The Strides of Boston
According to a new ranking by the American Council for an Energy-Efficient Economy (ACEEE), many U.S. cities are implementing a variety of energy-saving measures such as requiring more efficient building designs, building electric vehicle charging stations and promoting bike sharing. This knowledge comes on the heels of an ACEEE evaluation involving 34 U.S. cities. The criteria: Just how “green” were these places in terms of building design, transportation, utility programs, local government operations and community-wide initiatives?
Which city is at the head of the class? Boston, it turns out, earned the highest score. With 76.75 out of a possible 100 points on ACEEE’s scorecard, Beantown beat out other front-runners like San Francisco, Portland, Seattle, Austin and New York City. Of course, Bostonians must’ve done their part by being receptive to a host of changes, but at least partial credit must go Mayor Thomas M. Menino.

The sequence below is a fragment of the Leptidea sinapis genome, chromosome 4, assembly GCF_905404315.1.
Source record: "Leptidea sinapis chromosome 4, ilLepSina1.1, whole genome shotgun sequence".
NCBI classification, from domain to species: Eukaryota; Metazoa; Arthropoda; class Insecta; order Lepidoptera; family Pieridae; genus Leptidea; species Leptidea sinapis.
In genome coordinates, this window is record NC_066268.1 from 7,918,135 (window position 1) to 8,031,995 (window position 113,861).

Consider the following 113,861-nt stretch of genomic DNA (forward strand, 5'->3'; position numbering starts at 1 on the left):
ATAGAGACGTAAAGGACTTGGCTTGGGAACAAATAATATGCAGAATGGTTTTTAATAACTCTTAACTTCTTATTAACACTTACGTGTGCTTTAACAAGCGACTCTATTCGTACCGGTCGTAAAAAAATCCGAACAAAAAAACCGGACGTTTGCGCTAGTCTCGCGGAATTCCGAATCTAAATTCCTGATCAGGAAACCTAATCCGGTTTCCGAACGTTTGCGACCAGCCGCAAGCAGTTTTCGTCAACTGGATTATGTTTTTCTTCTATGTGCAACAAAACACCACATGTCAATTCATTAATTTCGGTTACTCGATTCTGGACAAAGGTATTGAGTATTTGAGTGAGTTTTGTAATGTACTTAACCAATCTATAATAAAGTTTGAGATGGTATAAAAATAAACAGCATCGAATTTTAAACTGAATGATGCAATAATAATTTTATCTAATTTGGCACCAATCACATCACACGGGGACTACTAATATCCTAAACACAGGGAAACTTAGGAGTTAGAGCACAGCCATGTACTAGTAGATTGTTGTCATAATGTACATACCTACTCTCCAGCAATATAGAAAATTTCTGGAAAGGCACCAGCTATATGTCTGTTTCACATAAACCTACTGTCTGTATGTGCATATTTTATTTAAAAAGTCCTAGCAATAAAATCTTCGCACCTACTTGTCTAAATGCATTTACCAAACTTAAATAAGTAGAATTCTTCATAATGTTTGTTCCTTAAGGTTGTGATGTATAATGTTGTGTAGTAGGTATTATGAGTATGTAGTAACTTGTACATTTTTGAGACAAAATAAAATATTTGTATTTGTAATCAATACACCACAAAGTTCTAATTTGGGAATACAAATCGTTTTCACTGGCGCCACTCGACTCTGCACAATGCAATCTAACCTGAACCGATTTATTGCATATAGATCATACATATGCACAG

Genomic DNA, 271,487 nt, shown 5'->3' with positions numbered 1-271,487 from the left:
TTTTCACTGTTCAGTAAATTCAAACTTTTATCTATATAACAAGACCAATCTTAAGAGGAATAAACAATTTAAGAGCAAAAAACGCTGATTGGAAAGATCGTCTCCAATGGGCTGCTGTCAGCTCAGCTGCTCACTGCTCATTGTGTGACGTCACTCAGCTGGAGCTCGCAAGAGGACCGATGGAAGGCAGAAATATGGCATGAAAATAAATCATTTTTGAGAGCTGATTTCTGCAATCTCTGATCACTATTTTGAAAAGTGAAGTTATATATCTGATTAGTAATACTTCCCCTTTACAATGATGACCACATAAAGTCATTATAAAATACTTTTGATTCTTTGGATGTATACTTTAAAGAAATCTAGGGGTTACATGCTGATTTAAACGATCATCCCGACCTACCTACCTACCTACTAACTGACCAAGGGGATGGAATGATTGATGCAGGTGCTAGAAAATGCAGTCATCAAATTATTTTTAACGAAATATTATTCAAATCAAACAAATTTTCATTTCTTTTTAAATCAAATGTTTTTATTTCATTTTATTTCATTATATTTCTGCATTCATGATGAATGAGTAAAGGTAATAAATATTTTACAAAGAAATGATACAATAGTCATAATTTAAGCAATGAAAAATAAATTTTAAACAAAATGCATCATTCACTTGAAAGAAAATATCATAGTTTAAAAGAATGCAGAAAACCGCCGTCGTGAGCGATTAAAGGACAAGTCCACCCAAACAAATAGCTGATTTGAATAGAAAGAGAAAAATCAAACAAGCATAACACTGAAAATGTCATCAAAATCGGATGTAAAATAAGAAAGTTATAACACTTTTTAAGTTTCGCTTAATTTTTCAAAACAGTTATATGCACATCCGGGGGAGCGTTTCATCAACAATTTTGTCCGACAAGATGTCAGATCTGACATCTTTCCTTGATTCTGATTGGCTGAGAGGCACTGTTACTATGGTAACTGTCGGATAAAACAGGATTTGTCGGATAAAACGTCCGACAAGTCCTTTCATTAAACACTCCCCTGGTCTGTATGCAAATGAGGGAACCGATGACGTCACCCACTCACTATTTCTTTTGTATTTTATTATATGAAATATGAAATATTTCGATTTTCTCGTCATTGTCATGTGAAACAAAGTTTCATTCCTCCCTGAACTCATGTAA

In 2009, he created the Renew Boston initiative, which set a goal of reducing the city's electricity consumption by 200 megawatts—enough to power 92,000 homes.
According to Patrick J. Kiger’s article on www.nationalgeographic.com, “Menino unveiled a new program to help residents make energy-saving improvements in their homes. The city is offering up to $3,000 per home in subsidies for upgrading insulation and as much as $250 to defray the cost of replacing obsolete, energy-wasting wiring.”
In a phone conference unveiling ACEEE’s results, Menino had this to say: “I always believed that mayors have a responsibility to push the envelope on reducing greenhouse gas emissions.”